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Latest posts by Marine Veteran (see all)
- Op-Ed: DeVos Is Not An Enemy Of Title IX - March 3, 2017
- Recover & Boost Performance Without Taking Time Off From The Gym - February 10, 2017
- Daily Routine To Improve Posture & Feel Better - February 6, 2017
Vice.com is an interesting place; scattered among headlines like “Polyamorous People Tell Us How They Make Their Relationships Work” and “Talking To My Grandma About Her 12 Abortions” is some pretty insightful political coverage.
Posted earlier this week, Katie Englehart’s ‘How A Photo Of A Park Pissed Off Authorities In Europe’s Last Dictatorship’ paints a surreal image of life inside of Belarus, using the tiny city of Rogachev as a backdrop.
Englehart introduces us to Dzianis Deshkevich – a local journalist who is accosted by a woman dressed all in black who identifies herself as Rogachev’s ‘Head of Ideology.’ This occurs shortly after he is observed committing the egregious offense of taking pictures inside of a park.
Dr. Galina Mizhevich, a lecturer at the University of Leicester, pointed to similarities between Belarus and the Soviet Union.
“Belarus has a ministry concerned with ideological matters,” she said. “It is a sort of replication of the Soviet system. There are books in all the bookstores explaining what this ideology is about.”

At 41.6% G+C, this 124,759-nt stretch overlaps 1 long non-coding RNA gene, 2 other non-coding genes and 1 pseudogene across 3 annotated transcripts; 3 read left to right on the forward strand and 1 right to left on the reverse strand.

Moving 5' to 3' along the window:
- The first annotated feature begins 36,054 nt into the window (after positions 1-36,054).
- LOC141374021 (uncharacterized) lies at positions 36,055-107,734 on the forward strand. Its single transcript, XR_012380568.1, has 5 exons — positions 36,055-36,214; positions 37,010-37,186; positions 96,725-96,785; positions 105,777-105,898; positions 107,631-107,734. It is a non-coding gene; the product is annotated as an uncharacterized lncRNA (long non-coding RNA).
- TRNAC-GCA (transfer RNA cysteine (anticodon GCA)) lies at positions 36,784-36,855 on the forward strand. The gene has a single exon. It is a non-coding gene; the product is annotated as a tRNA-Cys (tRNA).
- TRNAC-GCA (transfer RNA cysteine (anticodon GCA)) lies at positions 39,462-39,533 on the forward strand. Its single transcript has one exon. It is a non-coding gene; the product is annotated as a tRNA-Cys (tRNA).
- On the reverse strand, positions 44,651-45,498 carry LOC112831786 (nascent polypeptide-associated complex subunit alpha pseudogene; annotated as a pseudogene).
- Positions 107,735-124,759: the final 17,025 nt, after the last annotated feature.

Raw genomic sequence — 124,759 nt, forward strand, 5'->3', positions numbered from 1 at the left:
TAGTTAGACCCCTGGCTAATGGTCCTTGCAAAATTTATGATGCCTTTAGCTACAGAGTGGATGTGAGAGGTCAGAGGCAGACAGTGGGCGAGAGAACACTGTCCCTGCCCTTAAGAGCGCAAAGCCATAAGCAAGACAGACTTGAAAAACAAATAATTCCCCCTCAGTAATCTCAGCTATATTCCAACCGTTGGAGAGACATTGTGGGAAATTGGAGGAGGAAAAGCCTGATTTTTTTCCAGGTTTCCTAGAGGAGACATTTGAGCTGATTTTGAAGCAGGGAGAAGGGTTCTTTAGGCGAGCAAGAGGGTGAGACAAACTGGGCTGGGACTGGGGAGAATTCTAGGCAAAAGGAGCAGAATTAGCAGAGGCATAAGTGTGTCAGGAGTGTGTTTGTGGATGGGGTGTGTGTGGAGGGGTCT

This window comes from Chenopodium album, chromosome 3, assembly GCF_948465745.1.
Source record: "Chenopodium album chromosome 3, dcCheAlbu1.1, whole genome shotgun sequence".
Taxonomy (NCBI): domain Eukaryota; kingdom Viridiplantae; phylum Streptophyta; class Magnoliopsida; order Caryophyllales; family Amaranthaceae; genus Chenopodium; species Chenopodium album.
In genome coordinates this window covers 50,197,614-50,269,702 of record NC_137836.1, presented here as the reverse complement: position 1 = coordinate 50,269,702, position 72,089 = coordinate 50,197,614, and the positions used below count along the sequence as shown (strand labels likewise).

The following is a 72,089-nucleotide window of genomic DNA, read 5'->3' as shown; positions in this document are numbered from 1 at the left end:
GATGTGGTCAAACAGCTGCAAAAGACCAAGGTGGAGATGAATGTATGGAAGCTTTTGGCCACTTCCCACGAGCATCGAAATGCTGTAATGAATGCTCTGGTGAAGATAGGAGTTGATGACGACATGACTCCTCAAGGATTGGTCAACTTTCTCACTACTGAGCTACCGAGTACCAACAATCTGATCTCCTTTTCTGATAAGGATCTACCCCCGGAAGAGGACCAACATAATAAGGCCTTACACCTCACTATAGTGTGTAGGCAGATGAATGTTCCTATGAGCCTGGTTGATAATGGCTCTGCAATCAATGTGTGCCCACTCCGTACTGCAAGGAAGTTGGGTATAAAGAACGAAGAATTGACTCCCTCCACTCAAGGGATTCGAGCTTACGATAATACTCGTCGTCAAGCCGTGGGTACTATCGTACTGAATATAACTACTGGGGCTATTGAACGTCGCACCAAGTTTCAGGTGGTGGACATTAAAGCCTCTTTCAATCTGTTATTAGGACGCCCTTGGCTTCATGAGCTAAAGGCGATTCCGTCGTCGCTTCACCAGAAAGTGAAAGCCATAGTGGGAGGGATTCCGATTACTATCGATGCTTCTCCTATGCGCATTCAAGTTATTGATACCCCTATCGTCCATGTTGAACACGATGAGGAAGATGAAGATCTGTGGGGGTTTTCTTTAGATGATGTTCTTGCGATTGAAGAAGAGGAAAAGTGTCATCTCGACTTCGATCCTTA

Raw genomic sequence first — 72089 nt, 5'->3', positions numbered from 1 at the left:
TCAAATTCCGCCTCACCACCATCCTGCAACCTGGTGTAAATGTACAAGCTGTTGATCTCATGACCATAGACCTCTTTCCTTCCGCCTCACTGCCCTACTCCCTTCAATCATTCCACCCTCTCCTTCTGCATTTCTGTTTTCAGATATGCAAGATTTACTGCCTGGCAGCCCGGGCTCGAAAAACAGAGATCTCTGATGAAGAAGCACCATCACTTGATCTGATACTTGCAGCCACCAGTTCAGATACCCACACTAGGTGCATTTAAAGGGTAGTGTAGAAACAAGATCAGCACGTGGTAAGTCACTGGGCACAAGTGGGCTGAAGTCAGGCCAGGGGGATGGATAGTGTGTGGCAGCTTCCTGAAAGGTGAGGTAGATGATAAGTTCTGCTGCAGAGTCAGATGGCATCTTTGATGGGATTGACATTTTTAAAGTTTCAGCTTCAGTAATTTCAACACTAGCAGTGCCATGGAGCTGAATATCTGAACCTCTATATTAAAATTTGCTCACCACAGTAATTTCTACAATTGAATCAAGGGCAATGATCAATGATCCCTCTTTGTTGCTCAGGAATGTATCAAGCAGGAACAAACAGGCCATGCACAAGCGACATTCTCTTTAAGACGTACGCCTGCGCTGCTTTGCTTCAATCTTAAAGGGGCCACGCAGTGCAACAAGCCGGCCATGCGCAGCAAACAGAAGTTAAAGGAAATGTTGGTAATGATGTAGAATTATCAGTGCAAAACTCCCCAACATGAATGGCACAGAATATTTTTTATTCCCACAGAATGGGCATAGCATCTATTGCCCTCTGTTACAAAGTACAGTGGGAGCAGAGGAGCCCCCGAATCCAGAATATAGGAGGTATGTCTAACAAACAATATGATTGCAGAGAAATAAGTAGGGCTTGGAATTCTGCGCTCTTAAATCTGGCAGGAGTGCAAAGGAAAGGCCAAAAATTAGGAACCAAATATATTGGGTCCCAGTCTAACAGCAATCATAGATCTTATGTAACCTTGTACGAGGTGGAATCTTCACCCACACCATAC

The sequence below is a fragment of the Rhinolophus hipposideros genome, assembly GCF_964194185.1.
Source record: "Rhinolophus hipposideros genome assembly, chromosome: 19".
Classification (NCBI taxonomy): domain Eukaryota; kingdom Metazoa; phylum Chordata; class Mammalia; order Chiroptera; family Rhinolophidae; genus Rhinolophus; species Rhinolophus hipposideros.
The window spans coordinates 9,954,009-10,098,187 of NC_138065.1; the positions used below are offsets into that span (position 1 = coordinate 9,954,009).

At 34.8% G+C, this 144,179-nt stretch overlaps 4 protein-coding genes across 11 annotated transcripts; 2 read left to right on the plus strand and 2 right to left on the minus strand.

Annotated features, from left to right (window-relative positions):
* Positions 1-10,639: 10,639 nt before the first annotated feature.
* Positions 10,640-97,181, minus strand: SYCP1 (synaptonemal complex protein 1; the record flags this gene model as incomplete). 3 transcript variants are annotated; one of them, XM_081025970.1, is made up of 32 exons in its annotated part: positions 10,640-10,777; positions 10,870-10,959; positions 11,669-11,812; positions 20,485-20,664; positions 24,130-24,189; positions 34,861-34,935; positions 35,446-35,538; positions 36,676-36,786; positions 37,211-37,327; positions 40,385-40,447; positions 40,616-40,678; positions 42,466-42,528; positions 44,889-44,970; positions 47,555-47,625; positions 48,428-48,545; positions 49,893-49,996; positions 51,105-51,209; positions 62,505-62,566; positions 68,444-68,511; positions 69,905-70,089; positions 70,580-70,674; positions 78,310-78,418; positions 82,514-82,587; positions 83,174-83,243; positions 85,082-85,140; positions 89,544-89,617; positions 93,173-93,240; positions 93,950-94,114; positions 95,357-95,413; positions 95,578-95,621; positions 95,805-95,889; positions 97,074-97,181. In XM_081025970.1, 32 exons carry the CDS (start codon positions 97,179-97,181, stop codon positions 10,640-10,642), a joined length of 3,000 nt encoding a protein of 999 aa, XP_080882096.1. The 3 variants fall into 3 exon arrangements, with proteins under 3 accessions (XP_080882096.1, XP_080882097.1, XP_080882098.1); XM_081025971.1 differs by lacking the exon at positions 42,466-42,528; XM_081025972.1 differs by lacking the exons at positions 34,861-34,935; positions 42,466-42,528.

Beyond the bureaucratic harassment that comes as a result of seemingly innocuous journalism, the article dives into the reign of Belarusian President Alexander Lukashenko who is serving his fifth term. Lukashenko has remained in power thanks to a series of allegedly rigged elections (of course I guess it could have just been hanging chads).
For socio-political buffs the article and accompanying video offer a fascinating look at day-to-day life under a corrupt Soviet style regime.
For those who think the solution to all of our problems lies in the creation of an Orwellian society where big brother always knows what’s best, the article should serve as much more – a warning.
This contributor is a Marine veteran that has served in the Middle East. Due to the sensitive nature of his current job, he has requested to remain anonymous.